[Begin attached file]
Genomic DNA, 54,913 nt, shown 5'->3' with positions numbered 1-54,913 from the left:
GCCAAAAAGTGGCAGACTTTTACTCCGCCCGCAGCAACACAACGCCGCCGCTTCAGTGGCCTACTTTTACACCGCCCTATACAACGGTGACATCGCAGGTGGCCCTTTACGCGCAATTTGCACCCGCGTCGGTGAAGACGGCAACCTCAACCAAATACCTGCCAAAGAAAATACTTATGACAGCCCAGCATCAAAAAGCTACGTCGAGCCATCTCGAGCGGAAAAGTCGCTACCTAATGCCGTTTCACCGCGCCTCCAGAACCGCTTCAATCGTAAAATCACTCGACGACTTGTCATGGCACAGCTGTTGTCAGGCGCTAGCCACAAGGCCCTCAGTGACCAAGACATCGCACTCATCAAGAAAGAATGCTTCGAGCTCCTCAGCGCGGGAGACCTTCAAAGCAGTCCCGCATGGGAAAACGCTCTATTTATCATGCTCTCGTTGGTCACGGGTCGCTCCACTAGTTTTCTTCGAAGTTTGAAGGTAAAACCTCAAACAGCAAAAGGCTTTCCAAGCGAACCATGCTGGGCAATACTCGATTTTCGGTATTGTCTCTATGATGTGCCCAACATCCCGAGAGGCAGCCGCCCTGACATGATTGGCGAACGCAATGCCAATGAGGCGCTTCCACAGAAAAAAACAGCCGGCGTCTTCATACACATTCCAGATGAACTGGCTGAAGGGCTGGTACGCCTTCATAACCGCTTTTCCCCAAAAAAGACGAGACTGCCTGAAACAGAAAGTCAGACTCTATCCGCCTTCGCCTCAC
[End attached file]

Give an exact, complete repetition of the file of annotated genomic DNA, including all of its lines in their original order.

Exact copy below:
Genomic DNA, 54,913 nt, shown 5'->3' with positions numbered 1-54,913 from the left:
GCCAAAAAGTGGCAGACTTTTACTCCGCCCGCAGCAACACAACGCCGCCGCTTCAGTGGCCTACTTTTACACCGCCCTATACAACGGTGACATCGCAGGTGGCCCTTTACGCGCAATTTGCACCCGCGTCGGTGAAGACGGCAACCTCAACCAAATACCTGCCAAAGAAAATACTTATGACAGCCCAGCATCAAAAAGCTACGTCGAGCCATCTCGAGCGGAAAAGTCGCTACCTAATGCCGTTTCACCGCGCCTCCAGAACCGCTTCAATCGTAAAATCACTCGACGACTTGTCATGGCACAGCTGTTGTCAGGCGCTAGCCACAAGGCCCTCAGTGACCAAGACATCGCACTCATCAAGAAAGAATGCTTCGAGCTCCTCAGCGCGGGAGACCTTCAAAGCAGTCCCGCATGGGAAAACGCTCTATTTATCATGCTCTCGTTGGTCACGGGTCGCTCCACTAGTTTTCTTCGAAGTTTGAAGGTAAAACCTCAAACAGCAAAAGGCTTTCCAAGCGAACCATGCTGGGCAATACTCGATTTTCGGTATTGTCTCTATGATGTGCCCAACATCCCGAGAGGCAGCCGCCCTGACATGATTGGCGAACGCAATGCCAATGAGGCGCTTCCACAGAAAAAAACAGCCGGCGTCTTCATACACATTCCAGATGAACTGGCTGAAGGGCTGGTACGCCTTCATAACCGCTTTTCCCCAAAAAAGACGAGACTGCCTGAAACAGAAAGTCAGACTCTATCCGCCTTCGCCTCAC